NRDC Calls on Costa Rican President Rodriguez to Reject Harken Energy Proposal to Drill Off Coast of Costa Rica

Group Says George W. Bush's former company would despoil 'biogem'

WASHINGTON (July 12, 2001) - A day before Costa Rican President Miguel Angel Rodríguez meets here with President Bush, NRDC (Natural Resources Defense Council) announced it has joined with dozens of environmental, community and indigenous groups in Costa Rica to fight plans by Houston-based Harken Energy to drill off the country's Caribbean coast - and critical nesting area for endangered sea turtles and a habitat for rare dolphins. NRDC has included the Costa Rican province of Talamanca in its list of threatened natural areas in the Americas, what the group calls "biogems," alongside the Arctic National Wildlife Refuge and Yellowstone National Park (see President Bush is a former Harken Energy board member and major stockholder, and has promoted energy exploration worldwide to meet U.S. demand.

"Harken Energy's plan is an attempt to export the flawed Bush administration policy of unlimited drilling," said Jacob Scherr, director of NRDC's International Program. "Harken is trying to do in Central America what the Bush administration wants to do off the coast of Florida and in the Arctic Refuge. At risk is not only the extraordinary biological riches of Talamanca, but Costa Rica's hard-earned reputation as an international environmental leader."

A broad coalition of community, indigenous and environmental groups called ADELA, city and county governments and the regional Catholic diocese all oppose oil development in Talamanca. Upholding a challenge brought by many of these groups, the Costa Rican Supreme Court has blocked the company's plans to drill in indigenous territories. But the company still wants to drill off shore.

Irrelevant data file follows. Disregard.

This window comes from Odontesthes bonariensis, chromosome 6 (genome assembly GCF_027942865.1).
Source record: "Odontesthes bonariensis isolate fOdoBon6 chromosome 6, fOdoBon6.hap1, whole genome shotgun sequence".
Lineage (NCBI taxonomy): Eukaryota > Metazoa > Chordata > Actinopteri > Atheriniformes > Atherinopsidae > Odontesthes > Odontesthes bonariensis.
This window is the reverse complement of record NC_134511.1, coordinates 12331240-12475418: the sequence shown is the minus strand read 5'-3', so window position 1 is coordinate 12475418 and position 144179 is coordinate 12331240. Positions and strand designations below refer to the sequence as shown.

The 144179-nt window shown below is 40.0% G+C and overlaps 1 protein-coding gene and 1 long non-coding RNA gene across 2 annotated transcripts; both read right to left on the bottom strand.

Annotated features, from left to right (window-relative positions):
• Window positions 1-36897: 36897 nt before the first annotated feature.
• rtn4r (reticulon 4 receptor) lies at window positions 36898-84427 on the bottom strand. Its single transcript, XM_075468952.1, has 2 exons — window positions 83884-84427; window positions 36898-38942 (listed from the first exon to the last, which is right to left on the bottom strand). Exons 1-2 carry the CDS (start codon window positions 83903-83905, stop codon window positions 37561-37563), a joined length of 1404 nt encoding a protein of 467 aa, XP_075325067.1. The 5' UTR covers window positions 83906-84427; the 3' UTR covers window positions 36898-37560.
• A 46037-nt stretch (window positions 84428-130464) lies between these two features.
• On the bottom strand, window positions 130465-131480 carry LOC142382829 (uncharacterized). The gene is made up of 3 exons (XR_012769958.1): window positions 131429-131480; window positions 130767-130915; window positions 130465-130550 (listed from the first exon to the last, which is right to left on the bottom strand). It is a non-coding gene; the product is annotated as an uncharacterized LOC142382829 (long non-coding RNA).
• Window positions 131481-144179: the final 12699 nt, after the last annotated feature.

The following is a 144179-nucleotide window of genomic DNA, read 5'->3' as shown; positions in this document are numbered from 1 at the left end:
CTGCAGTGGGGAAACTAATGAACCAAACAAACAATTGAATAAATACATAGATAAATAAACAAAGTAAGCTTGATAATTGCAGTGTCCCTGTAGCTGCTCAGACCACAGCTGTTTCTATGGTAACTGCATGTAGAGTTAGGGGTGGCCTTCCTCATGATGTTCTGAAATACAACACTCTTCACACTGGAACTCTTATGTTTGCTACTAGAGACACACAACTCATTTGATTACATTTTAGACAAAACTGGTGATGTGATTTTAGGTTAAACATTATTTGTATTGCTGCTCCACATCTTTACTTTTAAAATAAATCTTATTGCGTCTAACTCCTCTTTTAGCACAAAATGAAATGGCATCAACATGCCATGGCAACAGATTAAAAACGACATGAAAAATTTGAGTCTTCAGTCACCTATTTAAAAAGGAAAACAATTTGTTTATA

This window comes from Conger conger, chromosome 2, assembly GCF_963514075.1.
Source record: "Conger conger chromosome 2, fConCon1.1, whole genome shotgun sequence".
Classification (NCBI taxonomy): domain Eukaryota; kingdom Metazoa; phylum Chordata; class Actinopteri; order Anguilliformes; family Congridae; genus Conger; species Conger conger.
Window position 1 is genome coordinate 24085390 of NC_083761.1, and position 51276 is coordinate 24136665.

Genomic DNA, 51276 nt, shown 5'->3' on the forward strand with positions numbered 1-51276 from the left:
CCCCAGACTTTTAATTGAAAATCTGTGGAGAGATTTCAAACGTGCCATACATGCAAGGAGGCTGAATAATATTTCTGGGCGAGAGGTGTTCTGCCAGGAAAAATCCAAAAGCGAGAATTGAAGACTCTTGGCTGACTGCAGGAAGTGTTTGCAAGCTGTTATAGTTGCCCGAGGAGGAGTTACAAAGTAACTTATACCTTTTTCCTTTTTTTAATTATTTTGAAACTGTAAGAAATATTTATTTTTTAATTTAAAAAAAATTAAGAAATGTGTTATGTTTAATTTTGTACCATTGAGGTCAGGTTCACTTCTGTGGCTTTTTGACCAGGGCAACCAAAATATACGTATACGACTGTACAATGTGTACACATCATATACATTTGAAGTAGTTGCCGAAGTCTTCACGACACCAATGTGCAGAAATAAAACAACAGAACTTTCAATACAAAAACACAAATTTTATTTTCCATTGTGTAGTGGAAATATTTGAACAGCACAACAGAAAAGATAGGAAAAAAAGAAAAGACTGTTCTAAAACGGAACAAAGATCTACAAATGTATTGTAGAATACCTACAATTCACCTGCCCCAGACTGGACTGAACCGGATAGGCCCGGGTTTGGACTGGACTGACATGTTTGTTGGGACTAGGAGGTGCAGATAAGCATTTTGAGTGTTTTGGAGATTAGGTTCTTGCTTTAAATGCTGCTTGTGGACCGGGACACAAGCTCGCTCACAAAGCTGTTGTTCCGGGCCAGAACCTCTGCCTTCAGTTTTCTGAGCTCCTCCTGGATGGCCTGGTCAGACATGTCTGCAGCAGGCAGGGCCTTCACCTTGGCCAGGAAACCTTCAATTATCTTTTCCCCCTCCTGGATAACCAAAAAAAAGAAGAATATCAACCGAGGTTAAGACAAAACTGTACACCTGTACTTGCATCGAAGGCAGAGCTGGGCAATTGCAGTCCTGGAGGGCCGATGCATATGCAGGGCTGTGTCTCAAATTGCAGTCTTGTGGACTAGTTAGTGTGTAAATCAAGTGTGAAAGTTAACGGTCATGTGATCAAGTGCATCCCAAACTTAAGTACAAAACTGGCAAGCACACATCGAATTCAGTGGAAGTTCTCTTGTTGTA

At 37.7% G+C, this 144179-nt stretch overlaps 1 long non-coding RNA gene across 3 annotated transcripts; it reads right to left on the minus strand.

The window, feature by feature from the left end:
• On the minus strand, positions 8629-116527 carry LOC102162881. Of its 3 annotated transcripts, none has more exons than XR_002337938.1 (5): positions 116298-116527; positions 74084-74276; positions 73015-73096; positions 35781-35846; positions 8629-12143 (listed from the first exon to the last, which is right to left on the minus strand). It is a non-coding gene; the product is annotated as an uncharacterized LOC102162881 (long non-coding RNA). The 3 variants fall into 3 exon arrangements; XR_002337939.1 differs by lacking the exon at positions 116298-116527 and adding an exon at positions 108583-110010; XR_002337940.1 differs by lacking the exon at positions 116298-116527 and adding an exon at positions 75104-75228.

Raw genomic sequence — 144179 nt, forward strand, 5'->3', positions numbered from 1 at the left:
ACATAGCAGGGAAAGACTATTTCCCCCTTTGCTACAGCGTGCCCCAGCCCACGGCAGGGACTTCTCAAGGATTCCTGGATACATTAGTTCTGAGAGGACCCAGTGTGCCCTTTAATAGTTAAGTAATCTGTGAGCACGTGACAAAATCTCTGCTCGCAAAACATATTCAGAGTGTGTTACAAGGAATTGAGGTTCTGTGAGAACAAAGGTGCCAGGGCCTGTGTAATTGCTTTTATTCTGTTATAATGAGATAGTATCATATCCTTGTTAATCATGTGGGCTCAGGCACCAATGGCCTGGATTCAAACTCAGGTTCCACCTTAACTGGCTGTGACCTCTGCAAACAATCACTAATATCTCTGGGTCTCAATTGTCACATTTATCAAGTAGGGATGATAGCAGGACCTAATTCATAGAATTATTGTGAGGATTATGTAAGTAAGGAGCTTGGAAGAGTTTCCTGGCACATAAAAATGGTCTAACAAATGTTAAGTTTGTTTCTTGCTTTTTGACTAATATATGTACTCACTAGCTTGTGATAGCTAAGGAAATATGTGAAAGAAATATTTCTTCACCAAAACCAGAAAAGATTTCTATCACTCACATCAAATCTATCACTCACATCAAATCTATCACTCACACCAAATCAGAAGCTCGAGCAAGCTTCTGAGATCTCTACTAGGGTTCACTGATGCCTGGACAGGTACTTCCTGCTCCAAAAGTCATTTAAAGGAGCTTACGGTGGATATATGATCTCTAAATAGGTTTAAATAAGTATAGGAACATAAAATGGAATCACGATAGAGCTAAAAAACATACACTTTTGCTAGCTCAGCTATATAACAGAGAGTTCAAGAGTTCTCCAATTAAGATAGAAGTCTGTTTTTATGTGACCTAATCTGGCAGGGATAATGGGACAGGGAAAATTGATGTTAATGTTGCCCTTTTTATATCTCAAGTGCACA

"Harken is misleading Costa Ricans about the financial benefits of oil development," said Rodrigo Alberto Carazo, former Costa Rican human rights ombudsman and an ADELA spokesman, "and totally obscuring the severe threat drilling poses to the region's environment and economy."

The region's coral reefs, mangroves, sea turtle beaches, manatees, and more than 130 species of fish make the Talamanca coast one of the richest coastal ecosystems in the world. The tucuxi dolphin, which nearly always lives in fresh water rivers and lakes, has been discovered here in the sea, swimming and mating with the bottlenose dolphin. Sea turtles, which already are endangered, are especially at risk. Last February hundreds of leading sea turtle biologists signed a resolution opposing Harken's plans.

Costa Rican groups hope that collaborating with NRDC will bring the needed pressure in the United States to stop Harken. Since its launch in January, NRDC's BioGems project has brought international attention to many local environmental battles throughout the hemisphere, and has achieved victories in:

  • Belize: Duke Energy of North Carolina backed out of its plans to build a hydroelectric dam in the Macal River valley.
  • Guatemala: Anadarko, a Houston-based oil company, stopped exploration efforts in the Maya Biosphere Reserve
  • Chile: Boise-Cascade cancelled a wood chip mill in a sensitive temperate coastal rainforest.
  • British Columbia: The provincial government agreed to end logging in the Great Bear Rainforest.
  • Brazil: The Brazilian government closed an unauthorized road through Iguacu National Park.

The Natural Resources Defense Council is a national, non-profit organization of scientists, lawyers and environmental specialists dedicated to protecting public health and the environment. Founded in 1970, NRDC has more than 500,000 members nationwide, served from offices in New York, Washington, Los Angeles and San Francisco.

Related NRDC Pages

NRDC's BioGems site